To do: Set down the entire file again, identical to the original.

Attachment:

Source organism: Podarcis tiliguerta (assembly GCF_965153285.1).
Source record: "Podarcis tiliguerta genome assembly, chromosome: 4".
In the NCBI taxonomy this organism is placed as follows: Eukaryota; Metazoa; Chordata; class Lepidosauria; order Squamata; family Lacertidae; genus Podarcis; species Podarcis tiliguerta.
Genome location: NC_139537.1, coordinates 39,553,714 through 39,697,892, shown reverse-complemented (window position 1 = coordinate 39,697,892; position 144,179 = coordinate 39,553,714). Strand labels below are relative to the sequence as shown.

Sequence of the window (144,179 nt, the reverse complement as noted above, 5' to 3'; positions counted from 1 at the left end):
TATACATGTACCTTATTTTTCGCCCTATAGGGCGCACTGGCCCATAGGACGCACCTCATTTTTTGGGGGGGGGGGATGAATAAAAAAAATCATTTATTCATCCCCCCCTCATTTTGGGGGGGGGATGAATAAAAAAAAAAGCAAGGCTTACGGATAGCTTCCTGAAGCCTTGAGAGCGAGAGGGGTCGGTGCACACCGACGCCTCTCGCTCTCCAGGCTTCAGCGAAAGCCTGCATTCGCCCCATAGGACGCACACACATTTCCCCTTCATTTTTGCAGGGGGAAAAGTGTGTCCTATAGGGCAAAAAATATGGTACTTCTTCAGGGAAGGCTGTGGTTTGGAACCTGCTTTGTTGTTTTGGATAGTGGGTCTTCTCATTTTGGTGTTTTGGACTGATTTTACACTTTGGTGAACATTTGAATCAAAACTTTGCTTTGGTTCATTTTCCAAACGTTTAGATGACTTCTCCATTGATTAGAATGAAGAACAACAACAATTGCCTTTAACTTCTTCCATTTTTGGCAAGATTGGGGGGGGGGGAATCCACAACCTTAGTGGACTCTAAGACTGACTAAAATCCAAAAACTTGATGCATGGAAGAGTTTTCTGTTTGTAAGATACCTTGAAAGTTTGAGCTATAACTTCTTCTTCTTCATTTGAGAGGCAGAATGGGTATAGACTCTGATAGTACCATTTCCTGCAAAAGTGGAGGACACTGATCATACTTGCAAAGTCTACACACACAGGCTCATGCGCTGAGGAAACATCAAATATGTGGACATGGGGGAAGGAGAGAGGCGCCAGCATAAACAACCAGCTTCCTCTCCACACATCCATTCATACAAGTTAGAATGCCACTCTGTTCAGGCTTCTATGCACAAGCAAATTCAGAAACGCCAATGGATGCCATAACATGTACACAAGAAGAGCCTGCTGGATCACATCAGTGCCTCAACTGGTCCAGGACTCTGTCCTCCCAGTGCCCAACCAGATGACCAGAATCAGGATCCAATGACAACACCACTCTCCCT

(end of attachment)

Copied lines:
Source organism: Podarcis tiliguerta (assembly GCF_965153285.1).
Source record: "Podarcis tiliguerta genome assembly, chromosome: 4".
In the NCBI taxonomy this organism is placed as follows: Eukaryota; Metazoa; Chordata; class Lepidosauria; order Squamata; family Lacertidae; genus Podarcis; species Podarcis tiliguerta.
Genome location: NC_139537.1, coordinates 39,553,714 through 39,697,892, shown reverse-complemented (window position 1 = coordinate 39,697,892; position 144,179 = coordinate 39,553,714). Strand labels below are relative to the sequence as shown.

Sequence of the window (144,179 nt, the reverse complement as noted above, 5' to 3'; positions counted from 1 at the left end):
TATACATGTACCTTATTTTTCGCCCTATAGGGCGCACTGGCCCATAGGACGCACCTCATTTTTTGGGGGGGGGGGATGAATAAAAAAAATCATTTATTCATCCCCCCCTCATTTTGGGGGGGGGATGAATAAAAAAAAAAGCAAGGCTTACGGATAGCTTCCTGAAGCCTTGAGAGCGAGAGGGGTCGGTGCACACCGACGCCTCTCGCTCTCCAGGCTTCAGCGAAAGCCTGCATTCGCCCCATAGGACGCACACACATTTCCCCTTCATTTTTGCAGGGGGAAAAGTGTGTCCTATAGGGCAAAAAATATGGTACTTCTTCAGGGAAGGCTGTGGTTTGGAACCTGCTTTGTTGTTTTGGATAGTGGGTCTTCTCATTTTGGTGTTTTGGACTGATTTTACACTTTGGTGAACATTTGAATCAAAACTTTGCTTTGGTTCATTTTCCAAACGTTTAGATGACTTCTCCATTGATTAGAATGAAGAACAACAACAATTGCCTTTAACTTCTTCCATTTTTGGCAAGATTGGGGGGGGGGGAATCCACAACCTTAGTGGACTCTAAGACTGACTAAAATCCAAAAACTTGATGCATGGAAGAGTTTTCTGTTTGTAAGATACCTTGAAAGTTTGAGCTATAACTTCTTCTTCTTCATTTGAGAGGCAGAATGGGTATAGACTCTGATAGTACCATTTCCTGCAAAAGTGGAGGACACTGATCATACTTGCAAAGTCTACACACACAGGCTCATGCGCTGAGGAAACATCAAATATGTGGACATGGGGGAAGGAGAGAGGCGCCAGCATAAACAACCAGCTTCCTCTCCACACATCCATTCATACAAGTTAGAATGCCACTCTGTTCAGGCTTCTATGCACAAGCAAATTCAGAAACGCCAATGGATGCCATAACATGTACACAAGAAGAGCCTGCTGGATCACATCAGTGCCTCAACTGGTCCAGGACTCTGTCCTCCCAGTGCCCAACCAGATGACCAGAATCAGGATCCAATGACAACACCACTCTCCCT